Yes, in a world of perfect justice, Barry should have been and was convicted. He lied, he cheated, he juiced, he was convicted by a jury of his peers.
If you hate Barry Bonds, and there are many out there who do, you are happy. If you are a baseball purist — and I mean purist, as in you don’t like the designated hitter and anyone, I mean anyone who cheated deserves to be kicked out of baseball, well, you have one scalp on your belt. But if you were someone, like me, who enjoyed watching Bonds play for the Giants, where every at-bat meant that conversation stopped, concession lines came to a standstill, and your knees braced for the upward thrust as you leapt to your feet at that violent crack of his bat and followed the flight path of another orbital splash hit, this is a sad day. And an angry day.
This so-called pursuit of justice began with the bombshell of the multi-count indictment in 2007 (though the investigation and endless rounds of grand juries began in 2003) and ended just short of a full whimper. Convicted of one count of obstruction of justice. Martha Stewart was convicted of four counts of obstruction by lying to federal investigators. It only took one year to bring her to trial. It took 4 years for Bonds. Parity is a wonderful thing in the world of federal prosecution.
Speaking of parity, it’s been nearly 3 years since our economy nearly flatlined, and no one (remember, Bernie Madoff was not a cause of the collapse), not a SINGLE PERSON OR CORPORATION has been brought to justice for playing games that ruined people’s lives, lost them their homes, destroyed their credit, and delayed the retirement of hundreds of thousands of people. Bonds, on the other hand, who played a game that enriched thousands of people literally and figuratively, who sold out seats and kept the ballpark packed every year that he played — he’s the one who gets the perp walk. I’m just sayin’….
Yes, in a world of perfect justice, Barry should have been and was convicted. He lied, he cheated, he juiced, he was convicted by a jury of his peers. I get it. Justice has been served. But in the imperfect world in which we live, was this where we should have spent our resources? Does this mean McGwire and Clemens get to skate because DoJ blew its wad on Bonds? How many times did Manny Ramirez have to fail another test before someone went to law enforcement?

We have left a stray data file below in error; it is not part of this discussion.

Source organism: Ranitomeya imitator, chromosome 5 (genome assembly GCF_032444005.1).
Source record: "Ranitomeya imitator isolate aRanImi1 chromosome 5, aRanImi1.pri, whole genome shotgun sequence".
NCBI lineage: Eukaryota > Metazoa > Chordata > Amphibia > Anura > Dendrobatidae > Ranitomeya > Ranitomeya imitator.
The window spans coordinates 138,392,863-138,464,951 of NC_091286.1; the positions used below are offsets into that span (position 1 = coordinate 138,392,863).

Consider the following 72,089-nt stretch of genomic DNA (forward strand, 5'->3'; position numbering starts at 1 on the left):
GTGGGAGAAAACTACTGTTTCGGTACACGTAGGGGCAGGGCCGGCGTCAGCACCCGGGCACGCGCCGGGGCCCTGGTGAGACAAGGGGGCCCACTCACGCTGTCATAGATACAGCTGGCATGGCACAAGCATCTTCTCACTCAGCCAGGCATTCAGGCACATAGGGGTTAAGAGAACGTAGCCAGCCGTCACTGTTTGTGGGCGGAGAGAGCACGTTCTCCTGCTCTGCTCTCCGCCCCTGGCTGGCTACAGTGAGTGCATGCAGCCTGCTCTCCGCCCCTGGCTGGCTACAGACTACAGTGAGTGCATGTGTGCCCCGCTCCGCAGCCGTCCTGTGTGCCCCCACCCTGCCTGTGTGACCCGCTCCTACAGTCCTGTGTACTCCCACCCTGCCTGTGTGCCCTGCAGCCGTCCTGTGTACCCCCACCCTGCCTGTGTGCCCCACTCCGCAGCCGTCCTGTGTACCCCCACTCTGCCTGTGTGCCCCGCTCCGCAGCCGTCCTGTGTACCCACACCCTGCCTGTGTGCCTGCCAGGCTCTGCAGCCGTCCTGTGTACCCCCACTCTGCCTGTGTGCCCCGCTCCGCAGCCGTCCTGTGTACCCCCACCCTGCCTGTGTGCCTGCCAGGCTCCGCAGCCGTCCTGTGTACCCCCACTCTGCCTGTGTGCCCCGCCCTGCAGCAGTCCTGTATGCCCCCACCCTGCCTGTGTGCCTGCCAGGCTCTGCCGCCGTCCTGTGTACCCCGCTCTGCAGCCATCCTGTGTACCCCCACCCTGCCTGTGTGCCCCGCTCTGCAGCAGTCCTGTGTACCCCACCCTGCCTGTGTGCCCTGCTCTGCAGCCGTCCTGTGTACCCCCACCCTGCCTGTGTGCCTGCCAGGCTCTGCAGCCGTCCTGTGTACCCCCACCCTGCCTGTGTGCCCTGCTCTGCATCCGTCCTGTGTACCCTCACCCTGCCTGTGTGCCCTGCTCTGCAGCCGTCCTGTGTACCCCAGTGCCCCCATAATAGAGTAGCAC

As much as we decry the Steroid Era, as fans who were part of that era, it was exciting. It was fun. We cheered McGwire/Sosa, we watched pitchers hit velocities at an age that would have blown out most arms, and yes, we as Giants fans went positively mental the year that Bonds hit 73 home runs. In the back of our minds there was at least an nagging doubt, some suspicion, but despite that we put on the blinders and shelled out our money and went faithfully to the temple of baseball every day. Because even if we suspected, we also suspected that a lot of other people were doing it, and that, somehow, gave us comfort that it was still a battle of equals, if juiced equals. And because of that, I bet we would do it again.
I’m not even going to get into theories of why Bonds was selectively prosecuted by the Justice Department. I’m not going to ponder why, of all the players who have Hall of Fame statistics from that era, a black man who had a reputation for arrogance was the only one to receive the full might of the Justice Department. But that fact needs to be stated, and considered, when we weigh how much this conviction should tarnish his legacy, and our memories.
There were no winners in this case. Not the federal government, not Bonds, not Major League Baseball, and certainly not the fans.
As for me, whatever happens to Bonds — whether he wins on appeal, or serves out his time at some Club Fed — nothing will diminish the memories I have of his time as a Giant. Nothing. What happened on the field stays on the field, and that is not anything that time, or a conviction, can erase.